Microsoft’s acquisition of LinkedIn last month was greeted with mixed reactions from different quarters. Some observers were of the view that the company may have paid in excess, while others felt nothing was wrong with the stated price, which was announced as $26.2 billion. However, WSJ reports that the Redmond-based tech giant may have paid in excess of $5 billion to acquire LinkedIn due to a bidding war with Salesforce, Facebook and Google.
Quoting sources familiar with the bidding, the report revealed that Salesforce sustained its push for the acquisition of LinkedIn, while Google and Facebook pulled out before Microsoft eventually won the bidding.
Unraveling the mystery behind the stated price
According to a Securities and Exchange Commission filing by LinkedIn on Friday, Microsoft submitted on May 4 a nonbinding indication of interest to buy LinkedIn at $160 a share in cash. However, another company (described as “Party A” by LinkedIn), according to LinkedIn, had nine days earlier submitted its own nonbinding indication of interest to acquire the company for $160 to $165 a share in both cash and stock. Corroborating WSJ’s report, Bloomberg reported that three other companies, which it believed included Facebook took part in the bidding, which lasted for four months.
Two companies, also believed to be Google and Facebook passed on acquisition, with Salesforce and Microsoft raising their respective bids. While Microsoft increased its offer to $196 a share on June 11, the other bidder offered “approximately $200” a share for LinkedIn. Though, Salesforce offered $200 a share, its bid was not attractive enough to LinkedIn, apparently because it was not an all-cash deal compared to what Microsoft was offering despite being $4 less. The other bidder believed to be Salesforce only offered to pay with its stock and cash, the filing said.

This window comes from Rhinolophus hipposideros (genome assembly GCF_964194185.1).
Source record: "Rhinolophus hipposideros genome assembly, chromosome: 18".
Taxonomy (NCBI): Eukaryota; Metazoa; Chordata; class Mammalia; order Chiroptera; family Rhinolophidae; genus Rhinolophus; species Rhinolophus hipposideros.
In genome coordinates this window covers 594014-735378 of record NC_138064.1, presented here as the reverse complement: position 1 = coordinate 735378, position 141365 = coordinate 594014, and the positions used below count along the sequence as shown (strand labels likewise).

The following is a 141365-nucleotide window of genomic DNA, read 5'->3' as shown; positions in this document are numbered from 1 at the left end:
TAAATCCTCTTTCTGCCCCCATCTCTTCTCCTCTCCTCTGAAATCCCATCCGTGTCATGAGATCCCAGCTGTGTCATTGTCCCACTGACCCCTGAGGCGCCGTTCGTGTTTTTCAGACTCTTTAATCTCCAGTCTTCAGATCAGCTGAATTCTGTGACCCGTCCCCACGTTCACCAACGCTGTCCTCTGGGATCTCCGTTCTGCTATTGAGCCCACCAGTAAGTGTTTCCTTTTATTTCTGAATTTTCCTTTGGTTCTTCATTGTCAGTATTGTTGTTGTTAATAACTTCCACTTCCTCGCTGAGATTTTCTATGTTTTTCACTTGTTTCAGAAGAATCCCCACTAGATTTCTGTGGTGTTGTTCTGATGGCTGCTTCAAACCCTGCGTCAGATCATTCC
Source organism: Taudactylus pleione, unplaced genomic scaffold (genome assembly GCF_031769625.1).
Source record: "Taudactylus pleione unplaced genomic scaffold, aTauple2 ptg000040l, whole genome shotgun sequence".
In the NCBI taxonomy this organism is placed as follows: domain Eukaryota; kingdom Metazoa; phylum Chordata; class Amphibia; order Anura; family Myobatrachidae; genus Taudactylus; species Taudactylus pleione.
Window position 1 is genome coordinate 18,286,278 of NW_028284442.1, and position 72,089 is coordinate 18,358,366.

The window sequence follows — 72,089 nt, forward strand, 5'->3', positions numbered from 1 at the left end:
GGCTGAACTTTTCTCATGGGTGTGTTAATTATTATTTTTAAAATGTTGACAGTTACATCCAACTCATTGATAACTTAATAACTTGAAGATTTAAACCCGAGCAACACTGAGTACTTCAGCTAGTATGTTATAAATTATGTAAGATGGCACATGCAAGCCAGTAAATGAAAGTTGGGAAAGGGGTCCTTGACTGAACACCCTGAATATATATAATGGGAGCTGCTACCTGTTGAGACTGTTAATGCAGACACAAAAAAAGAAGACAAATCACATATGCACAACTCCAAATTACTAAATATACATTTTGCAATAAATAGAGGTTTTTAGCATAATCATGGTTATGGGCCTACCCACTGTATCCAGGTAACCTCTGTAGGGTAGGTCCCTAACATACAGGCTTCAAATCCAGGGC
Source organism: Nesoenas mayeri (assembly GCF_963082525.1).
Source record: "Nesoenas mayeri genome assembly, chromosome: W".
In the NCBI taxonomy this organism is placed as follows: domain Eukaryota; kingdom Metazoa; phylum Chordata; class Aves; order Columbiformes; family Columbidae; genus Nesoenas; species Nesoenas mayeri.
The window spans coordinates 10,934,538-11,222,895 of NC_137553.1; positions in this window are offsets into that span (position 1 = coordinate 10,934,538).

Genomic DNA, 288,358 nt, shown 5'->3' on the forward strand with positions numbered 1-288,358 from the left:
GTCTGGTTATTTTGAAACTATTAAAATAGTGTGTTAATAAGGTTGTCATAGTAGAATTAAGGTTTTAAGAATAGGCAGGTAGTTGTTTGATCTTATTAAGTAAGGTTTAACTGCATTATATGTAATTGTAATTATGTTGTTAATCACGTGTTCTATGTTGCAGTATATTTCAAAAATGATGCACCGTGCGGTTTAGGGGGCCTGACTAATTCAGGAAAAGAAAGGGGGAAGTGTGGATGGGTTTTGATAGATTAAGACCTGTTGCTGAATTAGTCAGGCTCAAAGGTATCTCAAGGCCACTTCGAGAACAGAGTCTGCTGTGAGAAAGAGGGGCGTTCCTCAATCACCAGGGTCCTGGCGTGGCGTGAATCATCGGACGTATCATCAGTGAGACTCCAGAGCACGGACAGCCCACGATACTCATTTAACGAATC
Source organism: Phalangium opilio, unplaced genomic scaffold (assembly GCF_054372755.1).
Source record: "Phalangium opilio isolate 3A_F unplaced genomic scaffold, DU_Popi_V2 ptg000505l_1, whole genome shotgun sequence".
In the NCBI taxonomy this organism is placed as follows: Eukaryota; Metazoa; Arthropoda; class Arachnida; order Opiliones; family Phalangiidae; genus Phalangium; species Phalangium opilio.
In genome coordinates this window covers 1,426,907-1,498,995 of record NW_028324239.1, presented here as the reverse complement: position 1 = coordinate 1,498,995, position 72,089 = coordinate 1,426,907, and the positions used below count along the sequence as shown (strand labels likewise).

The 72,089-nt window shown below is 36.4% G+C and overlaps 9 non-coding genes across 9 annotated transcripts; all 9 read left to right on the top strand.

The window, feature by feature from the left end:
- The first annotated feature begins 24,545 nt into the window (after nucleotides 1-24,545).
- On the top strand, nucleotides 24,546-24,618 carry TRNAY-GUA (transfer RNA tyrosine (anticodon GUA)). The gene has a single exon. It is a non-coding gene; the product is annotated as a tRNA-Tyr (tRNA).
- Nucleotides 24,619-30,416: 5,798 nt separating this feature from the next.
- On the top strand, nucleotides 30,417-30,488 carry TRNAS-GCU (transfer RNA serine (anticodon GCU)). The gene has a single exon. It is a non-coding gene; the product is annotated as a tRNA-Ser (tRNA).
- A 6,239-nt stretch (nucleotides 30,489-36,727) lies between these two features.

The other parties in the bidding were referred to as Parties B, C and D, according to Recode. The report further revealed that Parties B and D, believed to be Google and Facebook respectively pulled out of the bidding.
While the bidding war may not have favored the buyer (Microsoft) in the short run because of a 23 percent increase it had to pay; the company can only hope that the acquisition does not go the way of Nokia. At the moment, there is only one winner, and that of course, is none other than LinkedIn, which benefited immensely from the 23 percent increase in price.
The deal is in the process of being finalized by all parties; but indications point to a successful completion before the end of the year. Should anything go wrong on the part of LinkedIn, the company would be required to pay $725 million as breakup fee; though, that is unlikely going to happen.
While announcing the deal last June, Microsoft’s CEO Satya Nadella assured that LinkedIn will retain its “distinct brand, culture and independence.” Expected to remain at the helm of affairs even after completion of acquisition is LinkedIn’s Chief Executive Jeff Weiner—but reporting to Nadella.
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